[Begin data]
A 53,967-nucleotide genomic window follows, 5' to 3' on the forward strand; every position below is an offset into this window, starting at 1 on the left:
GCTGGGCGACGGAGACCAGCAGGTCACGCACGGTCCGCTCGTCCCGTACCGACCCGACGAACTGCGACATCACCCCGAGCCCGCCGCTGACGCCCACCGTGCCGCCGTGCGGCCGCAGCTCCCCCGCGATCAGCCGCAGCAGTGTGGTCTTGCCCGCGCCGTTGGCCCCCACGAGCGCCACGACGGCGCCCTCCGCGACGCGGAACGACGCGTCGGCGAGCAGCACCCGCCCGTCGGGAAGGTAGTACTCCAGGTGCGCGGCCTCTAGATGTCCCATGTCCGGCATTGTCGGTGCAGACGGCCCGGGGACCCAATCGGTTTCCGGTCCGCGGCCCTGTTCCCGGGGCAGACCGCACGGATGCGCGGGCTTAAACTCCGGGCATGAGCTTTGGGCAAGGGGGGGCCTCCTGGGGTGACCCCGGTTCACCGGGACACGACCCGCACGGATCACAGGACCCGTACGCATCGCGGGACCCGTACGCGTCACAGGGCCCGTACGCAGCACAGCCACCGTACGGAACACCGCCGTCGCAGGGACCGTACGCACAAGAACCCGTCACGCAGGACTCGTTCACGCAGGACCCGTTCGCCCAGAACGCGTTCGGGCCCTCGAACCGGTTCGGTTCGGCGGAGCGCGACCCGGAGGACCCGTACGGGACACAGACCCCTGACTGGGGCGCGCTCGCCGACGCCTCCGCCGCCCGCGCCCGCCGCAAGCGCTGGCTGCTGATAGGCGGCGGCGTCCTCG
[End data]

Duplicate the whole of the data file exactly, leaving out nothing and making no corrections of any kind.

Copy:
A 53,967-nucleotide genomic window follows, 5' to 3' on the forward strand; every position below is an offset into this window, starting at 1 on the left:
GCTGGGCGACGGAGACCAGCAGGTCACGCACGGTCCGCTCGTCCCGTACCGACCCGACGAACTGCGACATCACCCCGAGCCCGCCGCTGACGCCCACCGTGCCGCCGTGCGGCCGCAGCTCCCCCGCGATCAGCCGCAGCAGTGTGGTCTTGCCCGCGCCGTTGGCCCCCACGAGCGCCACGACGGCGCCCTCCGCGACGCGGAACGACGCGTCGGCGAGCAGCACCCGCCCGTCGGGAAGGTAGTACTCCAGGTGCGCGGCCTCTAGATGTCCCATGTCCGGCATTGTCGGTGCAGACGGCCCGGGGACCCAATCGGTTTCCGGTCCGCGGCCCTGTTCCCGGGGCAGACCGCACGGATGCGCGGGCTTAAACTCCGGGCATGAGCTTTGGGCAAGGGGGGGCCTCCTGGGGTGACCCCGGTTCACCGGGACACGACCCGCACGGATCACAGGACCCGTACGCATCGCGGGACCCGTACGCGTCACAGGGCCCGTACGCAGCACAGCCACCGTACGGAACACCGCCGTCGCAGGGACCGTACGCACAAGAACCCGTCACGCAGGACTCGTTCACGCAGGACCCGTTCGCCCAGAACGCGTTCGGGCCCTCGAACCGGTTCGGTTCGGCGGAGCGCGACCCGGAGGACCCGTACGGGACACAGACCCCTGACTGGGGCGCGCTCGCCGACGCCTCCGCCGCCCGCGCCCGCCGCAAGCGCTGGCTGCTGATAGGCGGCGGCGTCCTCG